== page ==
Dalia has sung the praises of brand tracking many times, but today we’ll walk you through a more concrete example of what you can do with the results of a brand tracking study.

In this case, a client from the luxury car industry approached us for a brand tracking study. They wanted quick, cheap and actionable insights that could help them understand their brand’s status as compared to their competition. We offered the client a brand tracking survey comprising 523 internet-connected respondents from the US. The results show not only which brand is leading the industry, but also which demographics have a high regard for certain brands. These insights will in turn help the client to re-strategize their marketing plan; whether by emulating the high performing brands or by targeting their core audience more efficiently. First, here’s a little background about the luxury car market:

About the Luxury Car Market

Despite the slight decline of car sales in the U.S., luxury car sales continue to rise dramatically. According to Jato Statistics and Statista, 28,500 luxury cars were sold globally in 2016, up from 24,500 in 2015. In fact, the United States is the largest market for high end vehicles, accounting for 30% of the global sales volume.

Clearly the industry is booming, but how well do the individual luxury car brands stack up against each other? Dalia’s brand tracking study shows that while BMW takes the lead for brand awareness, Jeep is the favorite for brand consideration among Americans.

Awareness of Luxury Car Brands

BMW comes in first place with 82% of respondents reporting awareness of the brand. Jeep and Nissan come in second place, both with a brand awareness rate of 80%. Tesla has the lowest brand awareness at 60%, which is impressive considering it is by far the youngest of these brands.

Luxury Car Brand Consideration

But just because Americans are aware of certain brands, doesn’t mean they would consider purchasing from them. This is where the brand consideration metric comes in: the percent of people who would consider “buying products or using services” from the listed brands in the next six months.

Brand consideration was found to be highest for Jeep (36%) and Nissan (31%). BMW comes in third place with 24%. At the other end of the spectrum, Volvo and Jaguar have the lowest brand consideration score of 13% each. Based on these results, it’s clear that brand recognition corresponds fairly well to brand awareness.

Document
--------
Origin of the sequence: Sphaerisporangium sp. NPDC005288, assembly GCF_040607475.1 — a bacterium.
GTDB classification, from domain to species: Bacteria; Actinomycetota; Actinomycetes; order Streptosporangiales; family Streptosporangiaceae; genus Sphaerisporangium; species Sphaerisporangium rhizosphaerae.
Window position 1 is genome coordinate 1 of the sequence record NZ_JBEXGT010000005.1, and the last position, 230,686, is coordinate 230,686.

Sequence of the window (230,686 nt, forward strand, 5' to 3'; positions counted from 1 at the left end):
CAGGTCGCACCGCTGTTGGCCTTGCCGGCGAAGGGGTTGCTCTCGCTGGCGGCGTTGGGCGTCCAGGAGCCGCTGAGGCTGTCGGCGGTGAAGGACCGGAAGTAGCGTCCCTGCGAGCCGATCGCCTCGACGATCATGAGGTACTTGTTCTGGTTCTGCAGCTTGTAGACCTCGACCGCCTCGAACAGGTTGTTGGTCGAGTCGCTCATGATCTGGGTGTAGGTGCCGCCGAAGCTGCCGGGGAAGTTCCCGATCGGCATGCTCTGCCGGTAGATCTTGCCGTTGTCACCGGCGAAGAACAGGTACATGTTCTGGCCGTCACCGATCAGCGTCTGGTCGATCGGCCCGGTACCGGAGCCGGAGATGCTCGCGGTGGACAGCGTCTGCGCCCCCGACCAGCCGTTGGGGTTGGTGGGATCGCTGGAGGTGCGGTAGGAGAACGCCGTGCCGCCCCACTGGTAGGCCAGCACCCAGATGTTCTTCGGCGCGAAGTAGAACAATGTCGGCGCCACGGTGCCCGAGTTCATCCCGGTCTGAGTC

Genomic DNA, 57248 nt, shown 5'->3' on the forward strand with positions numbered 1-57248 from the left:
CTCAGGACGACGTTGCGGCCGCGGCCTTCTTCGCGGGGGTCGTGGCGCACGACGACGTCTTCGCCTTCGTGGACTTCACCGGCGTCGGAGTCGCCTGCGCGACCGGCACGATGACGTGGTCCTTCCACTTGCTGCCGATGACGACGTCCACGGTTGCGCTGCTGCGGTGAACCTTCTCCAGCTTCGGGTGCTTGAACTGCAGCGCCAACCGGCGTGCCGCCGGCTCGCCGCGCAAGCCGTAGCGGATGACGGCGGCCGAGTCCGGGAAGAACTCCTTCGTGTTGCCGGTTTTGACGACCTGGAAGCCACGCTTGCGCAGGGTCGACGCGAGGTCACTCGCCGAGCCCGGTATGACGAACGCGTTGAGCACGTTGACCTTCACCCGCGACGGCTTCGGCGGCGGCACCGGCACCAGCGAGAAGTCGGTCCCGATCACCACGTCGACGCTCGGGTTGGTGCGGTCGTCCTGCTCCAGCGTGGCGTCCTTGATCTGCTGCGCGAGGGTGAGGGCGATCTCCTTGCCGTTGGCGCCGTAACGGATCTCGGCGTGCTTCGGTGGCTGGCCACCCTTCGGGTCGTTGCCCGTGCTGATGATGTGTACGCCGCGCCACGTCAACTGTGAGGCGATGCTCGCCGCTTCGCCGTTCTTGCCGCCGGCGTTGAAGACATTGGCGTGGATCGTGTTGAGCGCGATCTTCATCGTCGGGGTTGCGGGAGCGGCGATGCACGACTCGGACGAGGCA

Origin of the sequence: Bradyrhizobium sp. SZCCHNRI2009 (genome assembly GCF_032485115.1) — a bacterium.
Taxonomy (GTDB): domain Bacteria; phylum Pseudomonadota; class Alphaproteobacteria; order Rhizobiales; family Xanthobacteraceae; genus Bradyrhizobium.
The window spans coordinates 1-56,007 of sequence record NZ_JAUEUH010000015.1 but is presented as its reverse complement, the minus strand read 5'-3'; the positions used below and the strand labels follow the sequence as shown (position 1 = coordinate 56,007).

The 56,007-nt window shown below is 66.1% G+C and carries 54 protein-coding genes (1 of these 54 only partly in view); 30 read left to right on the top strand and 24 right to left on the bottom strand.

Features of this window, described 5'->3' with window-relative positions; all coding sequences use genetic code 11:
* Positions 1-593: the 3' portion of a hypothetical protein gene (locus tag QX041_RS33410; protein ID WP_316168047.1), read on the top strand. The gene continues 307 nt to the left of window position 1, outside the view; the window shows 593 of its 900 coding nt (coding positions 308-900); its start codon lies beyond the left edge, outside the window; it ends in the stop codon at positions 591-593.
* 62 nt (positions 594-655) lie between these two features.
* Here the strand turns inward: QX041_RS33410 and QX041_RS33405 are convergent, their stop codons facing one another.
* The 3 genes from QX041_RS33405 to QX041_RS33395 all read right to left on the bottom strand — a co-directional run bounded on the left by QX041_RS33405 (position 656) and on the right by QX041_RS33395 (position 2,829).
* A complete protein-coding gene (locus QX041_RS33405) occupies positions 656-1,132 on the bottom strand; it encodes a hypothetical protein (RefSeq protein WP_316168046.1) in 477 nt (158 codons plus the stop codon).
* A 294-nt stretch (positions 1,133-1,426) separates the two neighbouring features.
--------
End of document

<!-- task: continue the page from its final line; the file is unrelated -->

Additionally, the data shows that women and 40–65 year olds have the lowest brand consideration rates almost across the board. Meanwhile, men and 26–39 year olds have higher brand consideration across most of the listed luxury car brands. These findings match up with with some of the stereotypes associated with luxury cars, and with other research on the topic. For example, according to an analysis of 8 million car purchases in 2010 by TrueCar, men are more likely to choose European luxury brands and cars with great speed or hauling capacity while women prefer more affordable, fuel efficient cars. Additionally, many high-end car brands report a low average buyer age; for example, Larry Koch, brand manager for the BMW M3, says many customers are in their mid-20s.

Luxury Car Brand Consideration vs. Actual Sales

When comparing brand consideration to the respective sales made in 2017, a strong correlation emerges. A high brand consideration score generally corresponds with a high level of sales. Nissan is one of the exceptions; for the large number of sales Nissan made last year we’d expect to see a higher brand consideration score.

Using these Insights for Strategic Branding

These initial insights can help brand managers understand where they stand among the competition and get a better grasp on their core audience. However, the real gems are gained over time. As new marketing activities are implemented, the client will be able to measure how the public’s perception of their brand changes as a result of these activities, in real time. That is pretty powerful.

 


For more information about Dalia’s BrandTracker product, or to get a free trial, get in touch with Rytis Jakubauskas or Christoph Dölitzsch

 

Header image by Peter Broomfield — Unsplash